Kuwaiti protests on Tuesday aim to remove PM
By Eman Goma
KUWAIT (Reuters) - Kuwaiti youth groups will take to the streets on Tuesday to demand the removal of the prime minister and for more political freedom in the Gulf Arab state, the world's fourth largest oil exporter.
The protests, inspired by Arab unrest across the Middle East and North Africa that has toppled leaders in Tunisia and Egypt, will add to pressure for political reforms.
The protest organisers want Prime Minister Sheikh Nasser al-Mohammad al-Sabah to be replaced, and some demand the appointment of a politician from outside the al-Sabah family, which has ruled Kuwait for some 250 years.
"We will also distribute watermelons to lawmakers as they enter the parliament on Tuesday, as a symbol of chaos and discontent with their performance," Mubarak Alhaza, a member of the Kafi (Enough) youth movement, told Reuters.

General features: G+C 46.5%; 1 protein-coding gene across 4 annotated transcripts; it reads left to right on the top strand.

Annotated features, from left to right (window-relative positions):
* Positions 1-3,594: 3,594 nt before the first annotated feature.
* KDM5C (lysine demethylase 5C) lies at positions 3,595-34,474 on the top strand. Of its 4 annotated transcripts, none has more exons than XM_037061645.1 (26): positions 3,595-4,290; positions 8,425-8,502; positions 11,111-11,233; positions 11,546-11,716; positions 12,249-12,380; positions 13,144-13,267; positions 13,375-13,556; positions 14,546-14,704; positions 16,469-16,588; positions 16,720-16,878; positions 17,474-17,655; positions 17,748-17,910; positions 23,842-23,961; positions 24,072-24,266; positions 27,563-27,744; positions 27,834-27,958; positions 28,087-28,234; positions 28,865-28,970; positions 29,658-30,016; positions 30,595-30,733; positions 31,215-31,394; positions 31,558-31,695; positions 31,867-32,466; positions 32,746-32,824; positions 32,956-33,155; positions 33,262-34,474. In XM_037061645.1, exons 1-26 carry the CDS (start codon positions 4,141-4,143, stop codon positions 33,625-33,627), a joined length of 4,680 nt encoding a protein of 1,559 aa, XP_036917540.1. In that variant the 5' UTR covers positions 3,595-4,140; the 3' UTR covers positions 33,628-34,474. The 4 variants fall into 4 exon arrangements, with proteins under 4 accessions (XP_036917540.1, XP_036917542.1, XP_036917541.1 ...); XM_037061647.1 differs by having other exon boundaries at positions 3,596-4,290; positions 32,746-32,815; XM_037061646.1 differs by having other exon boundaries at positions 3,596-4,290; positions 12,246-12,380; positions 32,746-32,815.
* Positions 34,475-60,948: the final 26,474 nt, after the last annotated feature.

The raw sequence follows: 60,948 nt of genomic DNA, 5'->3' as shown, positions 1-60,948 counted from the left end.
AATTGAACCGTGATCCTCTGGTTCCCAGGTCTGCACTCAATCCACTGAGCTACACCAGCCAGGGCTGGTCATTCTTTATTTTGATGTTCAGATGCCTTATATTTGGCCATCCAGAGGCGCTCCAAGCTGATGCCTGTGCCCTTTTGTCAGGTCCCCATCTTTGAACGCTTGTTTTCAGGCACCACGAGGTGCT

Kuwait is home to the Gulf region's most outspoken parliament, but it does not allow political parties. Parliament is made up of individuals who form loose blocs.
Shafiq Ghabra, a political science professor at Kuwait University, said he expected the protests on Tuesday to be calmer than those that erupted in other Gulf states.
"We're talking about reforms in political rights, governance, cabinet, education. In each country, every movement has a different nature. In Kuwait the movement is not to end the regime, but to reform the politics," Ghabra said.
The prime minister, a nephew of the ruler, has already survived two non-cooperation motions in parliament since he was appointed by the emir in 2006. All other key portfolios such as defence, interior and foreign affairs are also held by al-Sabahs. The emir has the final say in all political matters. Continued...